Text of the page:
In the traumatology literature, stress is typically associated with post-traumatic stress and the Adrenal Stress Response, and not recognized as its own discrete category. It is typically lumped together with trauma and shock. Because there is already an abundance of information on these topics in the literature, we are address them separately in our book Healing Developmental Trauma: A Systems Approach for Counseling Individuals, Couples and Families
The Trauma Continuum
In our Trauma Continuum, we recognize “developmental stress” as a unique and separatecategory of behavior. It involves the neocortex part of the brain and the Social Engagement System part of the autonomic nervous system. We describe stress as “developmental” because an excess amount of it delays children’s development. Stress is simply the body’s adrenal response to an increased demand for energy.
Developmental stress has distinct behavioral symptoms, and involves awareness that is anchored in present time. The Social Engagement System (SES), a set of five cranial nerves identified by Stephen Porges, help keeps people socially and emotionally engaged during stressful relational experiences. The SES allows people to receive support from those closest to them, which reduces the flow of cortisol and other stress-related hormones.
Different Kinds of Stress
Distress causes concern or anxiety, is experienced as exceeding our normal ability to cope and feels unpleasant. It can be short-term or longer-term, typically decreases the ability to perform tasks and if long-term can lead to mental and physical fatigue.
Eustress is a term for positive stress that helps to motivate, to focus attention and energy and feels exciting. Eustress improves our ability to perform short-term tasks that are within our normal ability to cope. Stressors are difficult to categorize objectively because people react differently to similar situations. Having a child, taking a holiday, getting married, beginning a new job, buying a home, retiring, moving and receiving a promotion all seem like eustressors because they imply positive events.
However, these kinds of events can also be distressors, as there are negative aspects to each of them. An event can also switch from being a eustressor to a distressor, or vice versa, depending on how they unfold in a person’s life. What both distressors and eustressors have in common is that they activate the Adrenal Stress Response and prepare the Mind-body for higher levels of activity.
The Role of the Mindbody in Stressful Situations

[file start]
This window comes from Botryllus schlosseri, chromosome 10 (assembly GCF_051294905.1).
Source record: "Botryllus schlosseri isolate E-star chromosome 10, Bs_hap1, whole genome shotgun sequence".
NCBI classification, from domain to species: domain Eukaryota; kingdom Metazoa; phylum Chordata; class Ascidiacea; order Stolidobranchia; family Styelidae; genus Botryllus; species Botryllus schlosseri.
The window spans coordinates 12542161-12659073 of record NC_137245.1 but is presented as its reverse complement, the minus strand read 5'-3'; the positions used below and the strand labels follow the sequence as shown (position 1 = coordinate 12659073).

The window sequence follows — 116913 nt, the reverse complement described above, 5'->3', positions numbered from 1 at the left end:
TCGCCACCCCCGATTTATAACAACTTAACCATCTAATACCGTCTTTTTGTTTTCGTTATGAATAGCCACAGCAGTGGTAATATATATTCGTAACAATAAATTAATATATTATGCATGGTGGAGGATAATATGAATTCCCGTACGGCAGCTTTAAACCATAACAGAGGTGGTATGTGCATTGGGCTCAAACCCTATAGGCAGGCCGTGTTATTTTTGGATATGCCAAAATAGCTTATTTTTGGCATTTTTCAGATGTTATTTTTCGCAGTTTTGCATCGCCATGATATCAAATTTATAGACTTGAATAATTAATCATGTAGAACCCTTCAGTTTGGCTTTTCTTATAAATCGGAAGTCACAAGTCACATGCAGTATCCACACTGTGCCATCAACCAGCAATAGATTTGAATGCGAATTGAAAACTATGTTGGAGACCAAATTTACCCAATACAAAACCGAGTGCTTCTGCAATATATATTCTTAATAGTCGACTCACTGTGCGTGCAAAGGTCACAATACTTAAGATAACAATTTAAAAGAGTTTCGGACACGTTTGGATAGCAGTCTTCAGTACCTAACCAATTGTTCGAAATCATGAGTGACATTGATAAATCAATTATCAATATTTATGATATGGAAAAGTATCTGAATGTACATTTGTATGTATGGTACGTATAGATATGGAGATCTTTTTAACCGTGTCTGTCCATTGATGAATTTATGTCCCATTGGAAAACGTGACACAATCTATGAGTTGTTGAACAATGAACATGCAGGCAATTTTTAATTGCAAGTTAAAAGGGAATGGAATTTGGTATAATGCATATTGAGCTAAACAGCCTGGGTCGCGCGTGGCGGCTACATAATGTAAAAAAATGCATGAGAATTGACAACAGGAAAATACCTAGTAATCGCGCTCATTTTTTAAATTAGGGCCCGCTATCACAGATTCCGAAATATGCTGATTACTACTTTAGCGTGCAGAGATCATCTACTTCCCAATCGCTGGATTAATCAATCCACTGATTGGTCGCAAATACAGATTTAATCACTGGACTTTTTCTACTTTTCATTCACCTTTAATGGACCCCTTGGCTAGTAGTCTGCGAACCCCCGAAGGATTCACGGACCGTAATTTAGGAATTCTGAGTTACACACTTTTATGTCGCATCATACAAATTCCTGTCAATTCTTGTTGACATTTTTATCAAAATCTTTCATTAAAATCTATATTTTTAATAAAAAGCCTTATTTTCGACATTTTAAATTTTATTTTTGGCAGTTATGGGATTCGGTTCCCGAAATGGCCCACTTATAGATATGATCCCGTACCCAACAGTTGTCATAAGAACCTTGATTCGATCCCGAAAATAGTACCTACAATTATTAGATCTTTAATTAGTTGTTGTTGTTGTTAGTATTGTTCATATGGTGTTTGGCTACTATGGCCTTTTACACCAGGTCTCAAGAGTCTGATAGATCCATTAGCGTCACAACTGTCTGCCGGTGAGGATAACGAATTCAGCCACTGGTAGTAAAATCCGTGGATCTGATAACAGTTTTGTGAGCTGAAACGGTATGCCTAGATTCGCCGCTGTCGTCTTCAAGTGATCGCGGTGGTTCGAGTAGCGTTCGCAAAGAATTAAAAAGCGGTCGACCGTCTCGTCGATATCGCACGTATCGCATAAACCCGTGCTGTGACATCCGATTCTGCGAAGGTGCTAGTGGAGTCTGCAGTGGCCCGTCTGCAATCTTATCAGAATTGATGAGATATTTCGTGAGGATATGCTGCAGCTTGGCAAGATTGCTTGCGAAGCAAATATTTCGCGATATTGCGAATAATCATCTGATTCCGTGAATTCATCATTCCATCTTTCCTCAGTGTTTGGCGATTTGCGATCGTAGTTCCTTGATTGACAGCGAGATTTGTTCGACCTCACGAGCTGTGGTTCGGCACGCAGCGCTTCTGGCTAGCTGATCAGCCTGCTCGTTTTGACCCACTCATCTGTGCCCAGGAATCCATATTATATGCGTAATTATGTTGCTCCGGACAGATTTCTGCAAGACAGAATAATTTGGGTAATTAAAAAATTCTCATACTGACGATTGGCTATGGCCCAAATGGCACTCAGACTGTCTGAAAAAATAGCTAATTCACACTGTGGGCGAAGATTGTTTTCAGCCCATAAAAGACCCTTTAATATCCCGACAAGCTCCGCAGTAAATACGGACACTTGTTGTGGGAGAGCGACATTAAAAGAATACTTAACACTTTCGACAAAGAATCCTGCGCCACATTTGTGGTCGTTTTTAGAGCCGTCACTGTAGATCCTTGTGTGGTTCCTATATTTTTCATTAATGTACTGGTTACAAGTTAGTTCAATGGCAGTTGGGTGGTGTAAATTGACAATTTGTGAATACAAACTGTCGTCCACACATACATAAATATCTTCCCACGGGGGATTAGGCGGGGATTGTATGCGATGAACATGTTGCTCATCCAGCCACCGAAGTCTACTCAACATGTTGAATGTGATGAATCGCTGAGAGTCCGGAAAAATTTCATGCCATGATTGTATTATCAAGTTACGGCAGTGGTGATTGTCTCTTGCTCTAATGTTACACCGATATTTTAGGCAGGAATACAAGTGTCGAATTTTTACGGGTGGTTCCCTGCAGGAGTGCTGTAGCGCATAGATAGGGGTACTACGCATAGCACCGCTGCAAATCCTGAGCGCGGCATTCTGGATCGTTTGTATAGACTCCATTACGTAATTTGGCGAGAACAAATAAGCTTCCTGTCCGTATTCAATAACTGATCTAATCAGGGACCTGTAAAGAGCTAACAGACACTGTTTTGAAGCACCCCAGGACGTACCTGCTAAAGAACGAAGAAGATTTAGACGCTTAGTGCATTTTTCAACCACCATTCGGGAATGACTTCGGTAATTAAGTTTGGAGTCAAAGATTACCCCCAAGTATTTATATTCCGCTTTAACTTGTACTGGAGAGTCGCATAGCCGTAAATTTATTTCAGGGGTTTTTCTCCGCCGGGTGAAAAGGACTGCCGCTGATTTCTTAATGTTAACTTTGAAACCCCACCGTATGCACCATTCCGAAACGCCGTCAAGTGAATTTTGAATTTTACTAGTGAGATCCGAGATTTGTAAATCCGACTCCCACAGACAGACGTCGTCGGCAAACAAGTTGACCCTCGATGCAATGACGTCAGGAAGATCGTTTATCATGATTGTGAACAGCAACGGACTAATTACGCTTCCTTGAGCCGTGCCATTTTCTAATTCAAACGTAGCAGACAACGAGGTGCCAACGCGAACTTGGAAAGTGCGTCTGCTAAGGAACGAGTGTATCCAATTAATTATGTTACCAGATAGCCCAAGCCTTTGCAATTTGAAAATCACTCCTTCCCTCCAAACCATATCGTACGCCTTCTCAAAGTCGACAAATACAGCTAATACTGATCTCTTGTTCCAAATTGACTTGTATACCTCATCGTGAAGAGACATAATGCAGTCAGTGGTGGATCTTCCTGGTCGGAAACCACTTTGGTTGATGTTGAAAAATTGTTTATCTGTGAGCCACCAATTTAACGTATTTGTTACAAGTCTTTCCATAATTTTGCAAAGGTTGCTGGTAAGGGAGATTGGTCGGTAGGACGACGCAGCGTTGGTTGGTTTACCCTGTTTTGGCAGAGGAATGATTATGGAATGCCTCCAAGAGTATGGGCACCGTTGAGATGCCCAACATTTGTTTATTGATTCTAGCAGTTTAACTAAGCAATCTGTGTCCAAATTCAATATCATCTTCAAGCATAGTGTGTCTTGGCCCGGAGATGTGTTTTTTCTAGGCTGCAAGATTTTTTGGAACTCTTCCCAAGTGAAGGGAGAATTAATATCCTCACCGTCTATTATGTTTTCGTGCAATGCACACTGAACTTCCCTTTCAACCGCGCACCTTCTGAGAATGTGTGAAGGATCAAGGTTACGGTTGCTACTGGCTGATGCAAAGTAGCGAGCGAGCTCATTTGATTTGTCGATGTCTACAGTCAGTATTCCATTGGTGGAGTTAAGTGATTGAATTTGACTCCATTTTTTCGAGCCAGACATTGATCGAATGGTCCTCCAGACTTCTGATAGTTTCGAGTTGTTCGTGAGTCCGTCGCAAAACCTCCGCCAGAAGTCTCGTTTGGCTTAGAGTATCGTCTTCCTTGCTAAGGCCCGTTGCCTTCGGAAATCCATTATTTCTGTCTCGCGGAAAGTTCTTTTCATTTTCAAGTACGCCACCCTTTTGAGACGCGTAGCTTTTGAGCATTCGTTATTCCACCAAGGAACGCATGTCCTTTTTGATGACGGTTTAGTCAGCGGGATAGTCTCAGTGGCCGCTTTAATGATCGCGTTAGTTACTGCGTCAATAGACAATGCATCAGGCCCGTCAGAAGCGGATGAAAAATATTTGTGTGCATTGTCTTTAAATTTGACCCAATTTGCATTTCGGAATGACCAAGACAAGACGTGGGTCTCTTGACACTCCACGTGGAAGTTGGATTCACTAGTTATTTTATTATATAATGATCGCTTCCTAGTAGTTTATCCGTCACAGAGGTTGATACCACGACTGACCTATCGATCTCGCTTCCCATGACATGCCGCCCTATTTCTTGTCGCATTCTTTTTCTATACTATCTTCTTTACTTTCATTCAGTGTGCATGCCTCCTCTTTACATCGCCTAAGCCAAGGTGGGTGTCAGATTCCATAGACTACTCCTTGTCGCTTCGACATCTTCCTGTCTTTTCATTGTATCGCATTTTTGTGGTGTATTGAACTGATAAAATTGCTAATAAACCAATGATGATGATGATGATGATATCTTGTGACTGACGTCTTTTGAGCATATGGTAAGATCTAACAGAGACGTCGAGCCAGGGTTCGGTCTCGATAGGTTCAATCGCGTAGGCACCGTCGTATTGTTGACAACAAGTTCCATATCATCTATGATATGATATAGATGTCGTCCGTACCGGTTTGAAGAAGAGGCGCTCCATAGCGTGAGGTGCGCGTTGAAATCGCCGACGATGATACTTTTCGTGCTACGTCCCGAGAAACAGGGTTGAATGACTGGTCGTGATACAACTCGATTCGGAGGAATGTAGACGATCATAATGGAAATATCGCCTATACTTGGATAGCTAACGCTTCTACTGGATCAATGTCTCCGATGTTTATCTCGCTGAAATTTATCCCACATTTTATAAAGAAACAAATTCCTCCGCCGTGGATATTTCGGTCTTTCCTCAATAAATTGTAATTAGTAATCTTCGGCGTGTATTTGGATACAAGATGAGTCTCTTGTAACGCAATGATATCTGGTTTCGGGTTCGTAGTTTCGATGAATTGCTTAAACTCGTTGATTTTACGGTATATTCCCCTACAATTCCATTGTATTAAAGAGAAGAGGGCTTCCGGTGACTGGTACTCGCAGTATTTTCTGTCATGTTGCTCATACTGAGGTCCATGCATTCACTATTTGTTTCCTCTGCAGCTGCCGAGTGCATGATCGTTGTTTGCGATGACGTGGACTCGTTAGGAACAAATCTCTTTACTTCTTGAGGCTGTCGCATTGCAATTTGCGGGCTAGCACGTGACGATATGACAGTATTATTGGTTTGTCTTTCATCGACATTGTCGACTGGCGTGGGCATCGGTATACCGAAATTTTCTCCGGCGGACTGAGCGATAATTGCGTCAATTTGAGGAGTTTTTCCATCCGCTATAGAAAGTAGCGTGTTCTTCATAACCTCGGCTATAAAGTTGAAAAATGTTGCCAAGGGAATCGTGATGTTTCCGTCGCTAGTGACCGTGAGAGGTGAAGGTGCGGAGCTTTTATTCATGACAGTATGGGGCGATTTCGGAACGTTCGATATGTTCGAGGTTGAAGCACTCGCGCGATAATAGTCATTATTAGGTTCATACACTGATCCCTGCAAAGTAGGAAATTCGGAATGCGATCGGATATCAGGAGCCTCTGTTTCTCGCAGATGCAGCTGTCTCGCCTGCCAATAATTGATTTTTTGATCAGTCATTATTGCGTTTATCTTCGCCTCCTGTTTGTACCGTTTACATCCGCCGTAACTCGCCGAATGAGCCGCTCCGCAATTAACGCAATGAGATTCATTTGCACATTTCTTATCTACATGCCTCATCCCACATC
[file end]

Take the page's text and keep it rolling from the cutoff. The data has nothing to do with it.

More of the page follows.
As soon as the Mind-body perceives the need for additional energy, the brain activates the sympathetic nervous system. It tells the hypothalamus to produce a hormone commonly known as CRF. This hormone tells the adrenal glands to secrete substances that increase the heart rate, breathing, muscle responses, mental alertness and speeds up the body’s metabolism.
As soon as the crisis is over, the parasympathetic nervous system produces hormones to quiet the sympathetic nervous system and calm the person. This partnership between the sympathetic and parasympathetic nervous systems is Nature’s way of helping people stay in balance and connected to those around them.
Behaviorally, a stressed person is moderately active and socially engaged, but may act edgy and anxious. They may have strained facial expressions, be unable to maintain consistent eye contact, talk louder, have difficulties in relaxing or sleeping, but are still experiencing reality in present time.
Stress and Brain Function
Stress activates the neocortex part of the brain. This then activates the sympathetic nervous system, which stimulates the production of adrenal hormones. These hormones create a burst of energy so that a person can cope with a short-term crisis. At the beginning of a developmental stress reaction, people attempt get physical and emotional support in a relational way. This activates the Social Engagement System, which then overrides the sympathetic and parasympathetic nervous systems and strengthens socially engaging behaviors involving the use of facial muscles to help the person return to balance.
With the SES active, the person is able to make nonverbal cues such as smiling, head nodding, eye contact, eyebrow and eyelid lifting, and verbal cues such speaking calmly and empathically. Both the verbal and nonverbal cues help the person stay engaged with others so that they can problem solve, express emotions, and use their cognitive functions to identify and modify their behavioral patterns.
In Chapter Nine of Healing Developmental Trauma: A Systems Approach for Counseling Individuals, Couples and Families, we discuss effective interventions for treating developmental stress states.